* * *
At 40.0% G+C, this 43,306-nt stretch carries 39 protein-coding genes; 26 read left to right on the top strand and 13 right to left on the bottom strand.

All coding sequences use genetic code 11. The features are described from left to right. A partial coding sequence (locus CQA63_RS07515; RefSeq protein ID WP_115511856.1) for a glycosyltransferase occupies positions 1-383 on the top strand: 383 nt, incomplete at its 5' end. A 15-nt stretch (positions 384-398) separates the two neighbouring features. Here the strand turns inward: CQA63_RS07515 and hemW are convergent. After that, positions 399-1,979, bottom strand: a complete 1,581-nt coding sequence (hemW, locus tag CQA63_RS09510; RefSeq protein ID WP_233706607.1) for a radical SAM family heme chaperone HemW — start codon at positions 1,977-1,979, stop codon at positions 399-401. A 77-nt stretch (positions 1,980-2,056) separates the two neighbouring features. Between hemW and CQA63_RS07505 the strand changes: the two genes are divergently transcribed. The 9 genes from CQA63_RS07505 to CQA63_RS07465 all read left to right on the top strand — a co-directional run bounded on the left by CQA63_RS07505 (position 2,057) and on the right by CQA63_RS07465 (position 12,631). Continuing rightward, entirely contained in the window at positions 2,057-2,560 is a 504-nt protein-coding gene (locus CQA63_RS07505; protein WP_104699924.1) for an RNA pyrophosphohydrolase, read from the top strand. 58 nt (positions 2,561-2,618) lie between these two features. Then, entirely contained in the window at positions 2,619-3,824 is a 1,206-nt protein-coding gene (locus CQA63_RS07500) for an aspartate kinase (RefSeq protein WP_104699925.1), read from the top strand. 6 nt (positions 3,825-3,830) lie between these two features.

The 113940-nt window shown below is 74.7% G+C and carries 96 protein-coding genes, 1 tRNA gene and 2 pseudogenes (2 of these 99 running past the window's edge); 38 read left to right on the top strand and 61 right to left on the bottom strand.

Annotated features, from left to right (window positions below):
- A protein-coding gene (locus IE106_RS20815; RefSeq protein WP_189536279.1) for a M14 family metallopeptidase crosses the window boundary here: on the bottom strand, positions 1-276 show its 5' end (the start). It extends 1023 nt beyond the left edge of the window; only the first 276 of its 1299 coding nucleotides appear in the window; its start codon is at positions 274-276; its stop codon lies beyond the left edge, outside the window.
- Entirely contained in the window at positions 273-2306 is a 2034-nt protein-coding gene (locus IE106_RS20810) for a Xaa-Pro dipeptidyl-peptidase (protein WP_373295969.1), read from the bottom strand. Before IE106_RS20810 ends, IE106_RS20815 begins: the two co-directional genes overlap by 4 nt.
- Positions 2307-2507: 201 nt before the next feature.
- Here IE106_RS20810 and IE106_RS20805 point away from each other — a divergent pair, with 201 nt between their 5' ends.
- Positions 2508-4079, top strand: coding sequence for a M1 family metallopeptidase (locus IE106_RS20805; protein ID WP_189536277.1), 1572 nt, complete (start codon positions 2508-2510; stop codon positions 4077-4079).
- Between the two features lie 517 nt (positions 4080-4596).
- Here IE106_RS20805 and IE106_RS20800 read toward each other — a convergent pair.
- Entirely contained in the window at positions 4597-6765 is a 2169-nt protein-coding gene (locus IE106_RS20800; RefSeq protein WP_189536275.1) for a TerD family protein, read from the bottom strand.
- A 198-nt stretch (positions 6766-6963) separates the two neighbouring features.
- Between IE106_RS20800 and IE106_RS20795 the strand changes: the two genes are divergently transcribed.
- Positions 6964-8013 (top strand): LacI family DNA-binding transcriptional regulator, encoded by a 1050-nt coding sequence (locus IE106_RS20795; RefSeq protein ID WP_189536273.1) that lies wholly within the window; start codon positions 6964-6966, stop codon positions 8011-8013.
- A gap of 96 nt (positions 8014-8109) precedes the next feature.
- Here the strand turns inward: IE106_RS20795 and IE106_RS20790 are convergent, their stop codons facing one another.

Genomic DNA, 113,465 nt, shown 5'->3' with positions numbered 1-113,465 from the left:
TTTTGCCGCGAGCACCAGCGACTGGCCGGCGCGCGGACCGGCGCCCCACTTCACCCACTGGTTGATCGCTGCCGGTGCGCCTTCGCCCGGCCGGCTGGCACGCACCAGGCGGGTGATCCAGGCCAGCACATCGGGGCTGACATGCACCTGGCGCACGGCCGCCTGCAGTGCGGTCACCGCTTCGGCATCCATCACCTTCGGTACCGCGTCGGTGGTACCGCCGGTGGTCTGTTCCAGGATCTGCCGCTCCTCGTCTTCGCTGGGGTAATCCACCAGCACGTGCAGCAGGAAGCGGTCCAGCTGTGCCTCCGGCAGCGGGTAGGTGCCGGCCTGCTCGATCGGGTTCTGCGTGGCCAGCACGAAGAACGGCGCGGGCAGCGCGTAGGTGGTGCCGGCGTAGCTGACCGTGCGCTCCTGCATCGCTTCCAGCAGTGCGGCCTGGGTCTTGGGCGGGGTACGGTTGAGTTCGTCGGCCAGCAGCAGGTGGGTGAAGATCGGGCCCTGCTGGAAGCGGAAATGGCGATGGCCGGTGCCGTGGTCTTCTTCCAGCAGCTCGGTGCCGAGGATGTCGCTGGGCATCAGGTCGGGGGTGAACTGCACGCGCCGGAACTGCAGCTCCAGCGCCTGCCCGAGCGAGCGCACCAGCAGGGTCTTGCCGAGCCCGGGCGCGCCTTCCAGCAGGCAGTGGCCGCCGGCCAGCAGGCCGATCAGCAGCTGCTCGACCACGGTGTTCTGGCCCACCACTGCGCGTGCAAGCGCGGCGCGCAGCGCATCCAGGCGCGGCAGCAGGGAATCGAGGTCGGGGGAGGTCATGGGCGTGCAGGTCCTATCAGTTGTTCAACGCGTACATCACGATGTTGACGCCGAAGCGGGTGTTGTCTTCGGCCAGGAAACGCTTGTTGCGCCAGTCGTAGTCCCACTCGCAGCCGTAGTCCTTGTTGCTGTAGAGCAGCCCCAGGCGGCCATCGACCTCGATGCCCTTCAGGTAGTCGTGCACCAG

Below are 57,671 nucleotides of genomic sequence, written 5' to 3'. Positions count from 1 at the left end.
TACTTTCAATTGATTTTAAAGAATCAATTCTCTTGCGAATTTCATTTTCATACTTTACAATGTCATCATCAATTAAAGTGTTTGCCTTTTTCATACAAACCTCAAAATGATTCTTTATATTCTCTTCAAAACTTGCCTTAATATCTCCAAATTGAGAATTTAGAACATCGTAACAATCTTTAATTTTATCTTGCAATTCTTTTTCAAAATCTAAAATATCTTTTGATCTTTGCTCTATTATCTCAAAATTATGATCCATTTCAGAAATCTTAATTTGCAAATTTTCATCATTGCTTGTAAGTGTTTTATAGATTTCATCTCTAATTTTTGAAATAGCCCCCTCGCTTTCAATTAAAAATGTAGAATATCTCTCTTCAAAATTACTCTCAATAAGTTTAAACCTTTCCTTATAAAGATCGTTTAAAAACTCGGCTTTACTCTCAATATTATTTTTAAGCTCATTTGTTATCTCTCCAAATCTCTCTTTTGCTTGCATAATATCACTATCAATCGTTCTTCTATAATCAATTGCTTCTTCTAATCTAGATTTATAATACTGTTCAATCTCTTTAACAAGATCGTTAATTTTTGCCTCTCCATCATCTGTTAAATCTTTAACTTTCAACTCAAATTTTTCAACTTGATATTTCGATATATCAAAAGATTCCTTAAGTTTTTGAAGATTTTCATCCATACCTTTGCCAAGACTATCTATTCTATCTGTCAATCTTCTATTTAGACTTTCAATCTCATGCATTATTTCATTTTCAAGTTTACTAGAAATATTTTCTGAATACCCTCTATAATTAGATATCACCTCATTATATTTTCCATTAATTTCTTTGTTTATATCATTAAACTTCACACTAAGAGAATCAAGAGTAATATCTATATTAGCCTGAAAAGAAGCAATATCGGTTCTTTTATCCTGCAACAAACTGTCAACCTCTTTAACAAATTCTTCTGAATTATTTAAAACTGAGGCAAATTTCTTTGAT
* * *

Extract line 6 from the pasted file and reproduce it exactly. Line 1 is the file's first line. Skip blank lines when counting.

- Entirely contained in the window at positions 273-2306 is a 2034-nt protein-coding gene (locus IE106_RS20810) for a Xaa-Pro dipeptidyl-peptidase (protein WP_373295969.1), read from the bottom strand. Before IE106_RS20810 ends, IE106_RS20815 begins: the two co-directional genes overlap by 4 nt.